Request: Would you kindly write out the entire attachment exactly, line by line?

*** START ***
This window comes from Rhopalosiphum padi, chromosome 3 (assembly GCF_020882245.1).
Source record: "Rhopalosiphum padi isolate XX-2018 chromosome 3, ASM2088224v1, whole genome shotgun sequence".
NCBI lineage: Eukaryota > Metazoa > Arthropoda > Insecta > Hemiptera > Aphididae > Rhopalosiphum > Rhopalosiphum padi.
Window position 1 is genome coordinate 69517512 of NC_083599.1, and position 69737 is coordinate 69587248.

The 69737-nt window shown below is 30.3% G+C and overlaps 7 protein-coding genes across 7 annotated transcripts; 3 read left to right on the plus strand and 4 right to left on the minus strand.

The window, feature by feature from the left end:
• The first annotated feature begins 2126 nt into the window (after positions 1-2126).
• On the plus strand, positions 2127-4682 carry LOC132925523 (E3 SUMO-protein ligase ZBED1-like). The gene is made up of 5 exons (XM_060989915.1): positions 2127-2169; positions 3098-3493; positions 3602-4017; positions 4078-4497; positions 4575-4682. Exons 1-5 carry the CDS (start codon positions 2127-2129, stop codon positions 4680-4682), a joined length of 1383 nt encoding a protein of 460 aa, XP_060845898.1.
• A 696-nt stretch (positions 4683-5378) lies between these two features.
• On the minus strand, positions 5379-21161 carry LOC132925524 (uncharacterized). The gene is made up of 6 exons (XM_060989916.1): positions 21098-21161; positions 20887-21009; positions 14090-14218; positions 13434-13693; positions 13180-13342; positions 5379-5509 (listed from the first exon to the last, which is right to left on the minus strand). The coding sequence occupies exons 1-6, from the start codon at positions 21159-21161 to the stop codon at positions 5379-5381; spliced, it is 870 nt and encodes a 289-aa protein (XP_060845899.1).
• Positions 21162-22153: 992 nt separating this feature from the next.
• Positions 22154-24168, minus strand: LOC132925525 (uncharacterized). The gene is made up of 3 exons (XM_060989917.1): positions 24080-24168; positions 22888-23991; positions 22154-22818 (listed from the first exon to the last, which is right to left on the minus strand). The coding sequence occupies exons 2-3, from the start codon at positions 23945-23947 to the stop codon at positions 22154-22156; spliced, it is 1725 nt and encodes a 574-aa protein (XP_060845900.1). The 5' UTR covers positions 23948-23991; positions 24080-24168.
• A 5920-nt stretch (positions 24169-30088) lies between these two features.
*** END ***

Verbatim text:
This window comes from Rhopalosiphum padi, chromosome 3 (assembly GCF_020882245.1).
Source record: "Rhopalosiphum padi isolate XX-2018 chromosome 3, ASM2088224v1, whole genome shotgun sequence".
NCBI lineage: Eukaryota > Metazoa > Arthropoda > Insecta > Hemiptera > Aphididae > Rhopalosiphum > Rhopalosiphum padi.
Window position 1 is genome coordinate 69517512 of NC_083599.1, and position 69737 is coordinate 69587248.

The 69737-nt window shown below is 30.3% G+C and overlaps 7 protein-coding genes across 7 annotated transcripts; 3 read left to right on the plus strand and 4 right to left on the minus strand.

The window, feature by feature from the left end:
• The first annotated feature begins 2126 nt into the window (after positions 1-2126).
• On the plus strand, positions 2127-4682 carry LOC132925523 (E3 SUMO-protein ligase ZBED1-like). The gene is made up of 5 exons (XM_060989915.1): positions 2127-2169; positions 3098-3493; positions 3602-4017; positions 4078-4497; positions 4575-4682. Exons 1-5 carry the CDS (start codon positions 2127-2129, stop codon positions 4680-4682), a joined length of 1383 nt encoding a protein of 460 aa, XP_060845898.1.
• A 696-nt stretch (positions 4683-5378) lies between these two features.
• On the minus strand, positions 5379-21161 carry LOC132925524 (uncharacterized). The gene is made up of 6 exons (XM_060989916.1): positions 21098-21161; positions 20887-21009; positions 14090-14218; positions 13434-13693; positions 13180-13342; positions 5379-5509 (listed from the first exon to the last, which is right to left on the minus strand). The coding sequence occupies exons 1-6, from the start codon at positions 21159-21161 to the stop codon at positions 5379-5381; spliced, it is 870 nt and encodes a 289-aa protein (XP_060845899.1).
• Positions 21162-22153: 992 nt separating this feature from the next.
• Positions 22154-24168, minus strand: LOC132925525 (uncharacterized). The gene is made up of 3 exons (XM_060989917.1): positions 24080-24168; positions 22888-23991; positions 22154-22818 (listed from the first exon to the last, which is right to left on the minus strand). The coding sequence occupies exons 2-3, from the start codon at positions 23945-23947 to the stop codon at positions 22154-22156; spliced, it is 1725 nt and encodes a 574-aa protein (XP_060845900.1). The 5' UTR covers positions 23948-23991; positions 24080-24168.
• A 5920-nt stretch (positions 24169-30088) lies between these two features.